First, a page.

Today, the California chapter of the Council on American-Islamic Relations (CAIR-CA) will host its 8th annual Muslim Day at the Capitol (MDAC) in Sacramento, with over 500 participants expected to attend.
WHEN: Monday, April 22, 10:00AM-3:00PM; Press Conference at 11:00AM
WHAT: Muslim Day at the Capitol
WHO: Over 500 Muslims from across California
WHERE: California State Capitol Building; Press Conference at the West Steps
CONTACT: CAIR-San Francisco Bay Area Executive Director Zahra Billoo, 626.252.0885, firstname.lastname@example.org; CAIR-Sacramento Valley Communications Manager Kalin Kipling-Mojaddedi, 916.441.6269, email@example.com
At MDAC, American Muslims from across California will have an opportunity to meet state legislators and their staff to discuss issues of concern and advocate for positive social change. This year, MDAC attendees will be advocating on various civil rights issues that include setting standards for the use of force by police officers, extending voting rights to parolees, and adding ethnic studies to the high school graduation requirements.
The event’s legislative agenda focuses on three key bills:
California Act to Save Lives
AB 392 Peace Officers: Deadly Force
This bill would make clear that police officers should only use deadly force when they do not have other options. It would redefine the circumstances under which homicide by a police officer is deemed justifiable to include when it is in self-defense or the defense of another, or when it is necessary to prevent the escape of a fleeing felon whose immediate apprehension is necessary to prevent death or serious injury. It would additionally bar the use of this defense if the peace officer acted in a criminally negligent manner that caused the death, including if the officer’s criminally negligent actions created the necessity for the use of deadly force.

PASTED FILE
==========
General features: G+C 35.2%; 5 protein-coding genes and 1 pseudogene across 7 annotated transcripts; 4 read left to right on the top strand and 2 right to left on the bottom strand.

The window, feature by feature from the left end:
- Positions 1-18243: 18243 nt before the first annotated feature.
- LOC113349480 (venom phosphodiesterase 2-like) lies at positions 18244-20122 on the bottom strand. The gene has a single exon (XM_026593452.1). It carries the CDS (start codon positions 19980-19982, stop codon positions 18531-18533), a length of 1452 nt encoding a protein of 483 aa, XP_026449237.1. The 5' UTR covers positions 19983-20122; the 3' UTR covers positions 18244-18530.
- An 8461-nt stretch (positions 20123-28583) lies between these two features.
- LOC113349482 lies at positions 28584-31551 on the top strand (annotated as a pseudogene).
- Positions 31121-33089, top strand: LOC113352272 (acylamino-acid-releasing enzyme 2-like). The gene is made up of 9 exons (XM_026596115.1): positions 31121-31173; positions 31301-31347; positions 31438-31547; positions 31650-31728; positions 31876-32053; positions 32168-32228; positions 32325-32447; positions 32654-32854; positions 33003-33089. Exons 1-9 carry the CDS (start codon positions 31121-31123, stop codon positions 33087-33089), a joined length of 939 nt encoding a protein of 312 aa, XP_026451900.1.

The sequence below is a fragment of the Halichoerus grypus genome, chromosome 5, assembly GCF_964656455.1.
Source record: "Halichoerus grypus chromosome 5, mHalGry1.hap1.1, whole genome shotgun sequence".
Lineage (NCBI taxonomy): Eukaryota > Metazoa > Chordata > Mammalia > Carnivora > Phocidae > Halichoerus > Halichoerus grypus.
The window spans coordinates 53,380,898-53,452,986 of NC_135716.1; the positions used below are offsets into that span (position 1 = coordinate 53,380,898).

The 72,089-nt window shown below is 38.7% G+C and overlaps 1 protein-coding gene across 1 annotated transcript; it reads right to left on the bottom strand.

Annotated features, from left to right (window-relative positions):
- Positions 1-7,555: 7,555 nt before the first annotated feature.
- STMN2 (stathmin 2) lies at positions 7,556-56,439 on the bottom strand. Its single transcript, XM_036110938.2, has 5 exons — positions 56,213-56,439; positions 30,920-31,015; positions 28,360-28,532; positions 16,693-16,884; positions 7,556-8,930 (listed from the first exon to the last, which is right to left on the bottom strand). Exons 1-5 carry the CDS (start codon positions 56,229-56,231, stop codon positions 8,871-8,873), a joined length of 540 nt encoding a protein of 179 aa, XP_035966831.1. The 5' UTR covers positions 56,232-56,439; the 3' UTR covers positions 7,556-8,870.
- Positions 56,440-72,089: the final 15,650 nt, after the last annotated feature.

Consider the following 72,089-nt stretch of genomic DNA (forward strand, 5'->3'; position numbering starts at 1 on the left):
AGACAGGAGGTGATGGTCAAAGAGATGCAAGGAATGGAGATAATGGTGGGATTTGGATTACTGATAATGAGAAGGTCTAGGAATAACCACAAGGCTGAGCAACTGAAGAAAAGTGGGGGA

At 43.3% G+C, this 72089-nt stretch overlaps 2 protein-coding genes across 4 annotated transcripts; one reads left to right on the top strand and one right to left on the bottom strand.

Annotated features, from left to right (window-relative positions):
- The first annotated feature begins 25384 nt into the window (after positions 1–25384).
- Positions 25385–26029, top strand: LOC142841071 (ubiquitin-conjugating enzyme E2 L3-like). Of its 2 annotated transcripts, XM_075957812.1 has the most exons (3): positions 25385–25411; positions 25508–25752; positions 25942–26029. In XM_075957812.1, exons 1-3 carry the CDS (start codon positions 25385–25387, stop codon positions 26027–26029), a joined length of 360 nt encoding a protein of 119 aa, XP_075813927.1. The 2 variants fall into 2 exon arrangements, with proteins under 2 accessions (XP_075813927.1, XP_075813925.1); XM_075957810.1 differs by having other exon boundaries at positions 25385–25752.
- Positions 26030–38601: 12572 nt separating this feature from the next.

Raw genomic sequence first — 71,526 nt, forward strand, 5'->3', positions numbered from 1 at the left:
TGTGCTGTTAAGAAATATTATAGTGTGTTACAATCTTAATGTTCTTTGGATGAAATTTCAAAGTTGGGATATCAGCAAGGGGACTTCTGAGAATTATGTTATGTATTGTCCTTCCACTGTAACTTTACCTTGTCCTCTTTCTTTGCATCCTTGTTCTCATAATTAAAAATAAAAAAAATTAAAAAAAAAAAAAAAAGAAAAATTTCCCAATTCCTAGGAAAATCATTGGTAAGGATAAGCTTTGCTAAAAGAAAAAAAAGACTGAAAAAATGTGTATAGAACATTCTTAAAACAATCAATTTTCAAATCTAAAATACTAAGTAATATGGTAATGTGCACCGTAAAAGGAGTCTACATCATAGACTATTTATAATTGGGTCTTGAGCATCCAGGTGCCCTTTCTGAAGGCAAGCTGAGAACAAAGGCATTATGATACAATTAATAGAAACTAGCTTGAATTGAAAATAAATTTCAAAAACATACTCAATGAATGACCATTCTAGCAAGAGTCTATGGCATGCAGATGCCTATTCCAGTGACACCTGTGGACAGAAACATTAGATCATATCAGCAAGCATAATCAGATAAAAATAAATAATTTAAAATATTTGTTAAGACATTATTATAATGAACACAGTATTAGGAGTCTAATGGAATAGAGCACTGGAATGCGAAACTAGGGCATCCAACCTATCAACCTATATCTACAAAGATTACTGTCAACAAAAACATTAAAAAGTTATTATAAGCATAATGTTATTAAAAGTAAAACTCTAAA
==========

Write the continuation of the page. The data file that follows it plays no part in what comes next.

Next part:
Free the Vote Act
ACA 6 Elections: Disqualification of Electors
This amendment to the California Constitution would restore voting rights to people on parole in California. Felony disenfranchisement in the California Constitution can be traced directly to a history of racially discriminatory laws. With mass incarceration at an all-time high, the voter suppression impact of felony disenfranchisement has intensified. Right now, around 50,000 Californians are not able to participate in local, state, and federal elections because they are on parole. This bill will restore those rights by placing an initiative on the ballot to amend the California Constitution and updating related provision in the state Elections Code.
AB 331 Pupil Instruction: High School Graduation Requirements
This bill would add the completion of a one-semester course in ethnic studies, in either the subject of social studies or English to the high school graduation requirements. The Instructional Quality Commission would develop the course curriculum with input from ethnic studies professors at universities and colleges, along with representation from local education agencies and educators with experience in studying and teaching ethnic studies.